—Brice Gump, Digital Marketing Expert, Major Impact Media
“Weebly is one of my favorite website builders. Weebly helps beginners to create a simple interface. It’s good for bloggers and small business owners to start their businesses with ease. Weebly also provides security features to protect your website from malware with a TLS certificate (an upgraded version of SSL) for free. It starts from $6/month.”
—Elisa Bender, Co-founder, RevenueGeeks
“I prefer GoDaddy because it is very easy to use as compared to other website builders. It also allows me to oversee domains and websites from the same interface. GoDaddy also offers unlimited bandwidth and unlimited disk space. I use the Deluxe plan and I pay $8.99 monthly. The deluxe plan allows me to build unlimited websites.”
—Paula Glynn, Business Coach and Director of Search Marketing & Digital Strategy, Pixelstorm
Overall, the key takeaway is that small businesses are searching for affordable website builders that are easy to use, monitor, and update as needed.
Hiring a Freelance Developer
Lastly, 44% of businesses that currently have a website or are in the process of building a website prefer hiring a freelance developer over the previously mentioned options. We asked them about the top freelancing platforms they use to outsource reliable development experts.
38% of Small Businesses Use TopTal As Their Go-To Freelance Sourcing Platform
• 38% Toptal
• 25% PeoplePerHour
• 25% Self-sourced freelancer
• 12% Other
• 0% Fiverr
• 0% Upwork
“The freelance dev platform that in my opinion is head and shoulders above the rest is Toptal. The reason for this is two-fold, despite the added expense. First is that Toptal’s screening process honestly ends up saving us a lot of time because it is much more in-depth than any of the other services I’ve seen. Rather than us needing to spend time vetting a potential freelancer, Toptal and the listed developers do the majority of the legwork for us when it comes to getting a good match. Second is their risk-free trial format, which makes it even safer and cheaper in the long run for us if a particular candidate just isn’t working out for whatever reason.”
—Alex Kus, CMO, Buddy
Although working with a freelancer offers lower costs, allows for flexibility, and creates time-saving benefits, it’s vital to be selective about who you hire. During your initial correspondences with a prospective developer, consider asking them a series of questions to determine if their skillsets match your criteria:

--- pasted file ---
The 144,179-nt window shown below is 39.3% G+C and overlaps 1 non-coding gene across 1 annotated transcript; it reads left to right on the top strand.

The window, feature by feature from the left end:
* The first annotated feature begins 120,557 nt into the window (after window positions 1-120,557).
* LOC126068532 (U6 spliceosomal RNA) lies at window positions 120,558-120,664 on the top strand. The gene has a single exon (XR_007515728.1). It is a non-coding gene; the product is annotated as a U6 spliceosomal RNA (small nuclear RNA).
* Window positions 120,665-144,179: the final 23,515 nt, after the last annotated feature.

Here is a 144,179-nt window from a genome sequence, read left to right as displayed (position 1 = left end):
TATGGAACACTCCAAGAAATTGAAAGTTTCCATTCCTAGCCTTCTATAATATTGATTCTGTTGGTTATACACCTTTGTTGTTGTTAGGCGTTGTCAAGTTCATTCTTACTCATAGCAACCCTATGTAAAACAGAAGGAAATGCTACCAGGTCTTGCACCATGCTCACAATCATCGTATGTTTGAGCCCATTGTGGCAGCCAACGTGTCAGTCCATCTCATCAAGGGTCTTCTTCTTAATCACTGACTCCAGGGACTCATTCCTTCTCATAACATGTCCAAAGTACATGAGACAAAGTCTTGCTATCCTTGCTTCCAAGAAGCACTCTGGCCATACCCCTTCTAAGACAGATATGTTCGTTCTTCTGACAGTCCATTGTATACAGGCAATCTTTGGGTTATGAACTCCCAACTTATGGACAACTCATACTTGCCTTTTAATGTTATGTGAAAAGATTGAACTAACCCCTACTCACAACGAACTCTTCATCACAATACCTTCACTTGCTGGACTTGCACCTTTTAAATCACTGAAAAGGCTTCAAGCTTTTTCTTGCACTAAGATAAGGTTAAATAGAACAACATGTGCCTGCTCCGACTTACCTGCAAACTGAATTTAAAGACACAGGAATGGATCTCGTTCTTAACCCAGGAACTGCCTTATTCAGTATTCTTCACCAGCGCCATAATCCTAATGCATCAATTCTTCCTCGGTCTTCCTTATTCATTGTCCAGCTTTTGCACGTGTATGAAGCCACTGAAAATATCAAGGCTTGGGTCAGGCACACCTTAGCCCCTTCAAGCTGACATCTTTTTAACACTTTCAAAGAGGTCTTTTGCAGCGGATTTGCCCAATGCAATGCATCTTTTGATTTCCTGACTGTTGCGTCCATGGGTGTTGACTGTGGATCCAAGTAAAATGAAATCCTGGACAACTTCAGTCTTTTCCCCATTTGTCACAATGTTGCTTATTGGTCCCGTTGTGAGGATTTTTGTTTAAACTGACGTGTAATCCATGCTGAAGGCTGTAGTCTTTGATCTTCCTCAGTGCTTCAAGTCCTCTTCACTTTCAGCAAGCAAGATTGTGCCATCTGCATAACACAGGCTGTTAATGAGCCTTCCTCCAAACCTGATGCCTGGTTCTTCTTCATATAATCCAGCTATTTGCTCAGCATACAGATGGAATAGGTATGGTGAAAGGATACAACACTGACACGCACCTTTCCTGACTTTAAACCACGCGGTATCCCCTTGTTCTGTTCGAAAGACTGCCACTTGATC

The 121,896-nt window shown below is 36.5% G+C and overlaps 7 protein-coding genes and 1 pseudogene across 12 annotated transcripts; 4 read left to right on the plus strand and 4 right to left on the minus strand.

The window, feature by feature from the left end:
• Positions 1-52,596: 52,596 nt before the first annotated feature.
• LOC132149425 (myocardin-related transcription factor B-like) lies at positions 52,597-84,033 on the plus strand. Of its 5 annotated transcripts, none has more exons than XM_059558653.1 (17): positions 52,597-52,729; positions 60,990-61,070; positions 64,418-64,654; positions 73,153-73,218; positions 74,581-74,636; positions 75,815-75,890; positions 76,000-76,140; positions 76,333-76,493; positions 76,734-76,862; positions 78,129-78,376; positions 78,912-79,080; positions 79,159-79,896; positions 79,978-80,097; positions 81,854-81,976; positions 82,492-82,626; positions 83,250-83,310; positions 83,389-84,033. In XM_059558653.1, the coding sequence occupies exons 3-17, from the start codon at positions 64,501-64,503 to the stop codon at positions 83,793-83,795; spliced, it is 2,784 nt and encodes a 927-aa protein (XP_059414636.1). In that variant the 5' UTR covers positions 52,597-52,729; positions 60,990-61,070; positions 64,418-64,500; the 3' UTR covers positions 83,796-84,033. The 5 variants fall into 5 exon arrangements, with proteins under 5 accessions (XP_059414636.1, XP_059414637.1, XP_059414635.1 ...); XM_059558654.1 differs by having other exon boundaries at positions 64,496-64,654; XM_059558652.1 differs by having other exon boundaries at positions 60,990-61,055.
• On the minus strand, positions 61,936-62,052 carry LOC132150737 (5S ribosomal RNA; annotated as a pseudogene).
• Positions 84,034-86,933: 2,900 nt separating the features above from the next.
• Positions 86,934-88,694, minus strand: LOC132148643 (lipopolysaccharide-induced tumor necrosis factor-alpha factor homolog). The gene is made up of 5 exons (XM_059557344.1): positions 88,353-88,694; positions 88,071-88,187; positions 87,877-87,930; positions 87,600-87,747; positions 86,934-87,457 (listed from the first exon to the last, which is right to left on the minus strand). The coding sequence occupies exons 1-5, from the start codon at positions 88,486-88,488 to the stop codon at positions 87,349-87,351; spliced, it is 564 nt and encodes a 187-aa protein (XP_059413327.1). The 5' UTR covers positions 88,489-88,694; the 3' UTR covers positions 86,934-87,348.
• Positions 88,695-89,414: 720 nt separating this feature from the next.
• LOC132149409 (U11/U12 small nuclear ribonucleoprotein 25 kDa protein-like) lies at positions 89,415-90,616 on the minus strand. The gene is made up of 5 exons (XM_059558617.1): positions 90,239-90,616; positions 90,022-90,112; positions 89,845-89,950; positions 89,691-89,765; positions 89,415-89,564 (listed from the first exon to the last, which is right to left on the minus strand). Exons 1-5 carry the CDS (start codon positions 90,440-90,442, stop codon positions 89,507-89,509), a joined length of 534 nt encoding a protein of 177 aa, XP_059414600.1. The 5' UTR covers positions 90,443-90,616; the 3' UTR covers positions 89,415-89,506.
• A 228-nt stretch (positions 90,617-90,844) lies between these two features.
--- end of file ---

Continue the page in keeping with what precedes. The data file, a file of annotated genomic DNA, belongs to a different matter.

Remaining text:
- What types of development services do you offer?
- What industries do you specialize in building websites for?
- What is your past experience?
- What type of input will you need from me?
- How long will the project take to complete?
- How much will the total project cost?
We also recommend evaluating them based on the following traits:
Communication and Professionalism
Observe their levels of communication and professionalism during your initial emails. Are their emails riddled with typos? Are they communicating to you in a clear, concise, respectful manner? Do they respond to you within a timely fashion and answer all of your questions? Your early conversations will give you insight into a freelancer’s communication style and overall professionalism.
Ask for recent portfolio samples to evaluate the quality of their work before making a decision. Most often, a development professional will be more than happy to send you a portfolio of their past projects, along with online customer reviews, ratings, or testimonials.
A well-versed freelance developer needs strong time-management skills to ensure that all deadlines are met. When discussing your project needs, ask them if they can provide you with estimated due dates, as well as a project timeline.
“In our experience, very few small or even medium businesses have the budget or ability to maintain top-tier talent specific to website development. About 15-20% of our customers have in-house technical resources, but they are typically dedicated to IT, backend systems, and databases. Significant website developments are generally done every 2-3 years, during which time the technology and best practice standards are constantly evolving. This makes it hard for in-house staff to stay proficient technically. Hiring an up-to-date freelance web developer is not only highly cost-effective, but it typically delivers better results.”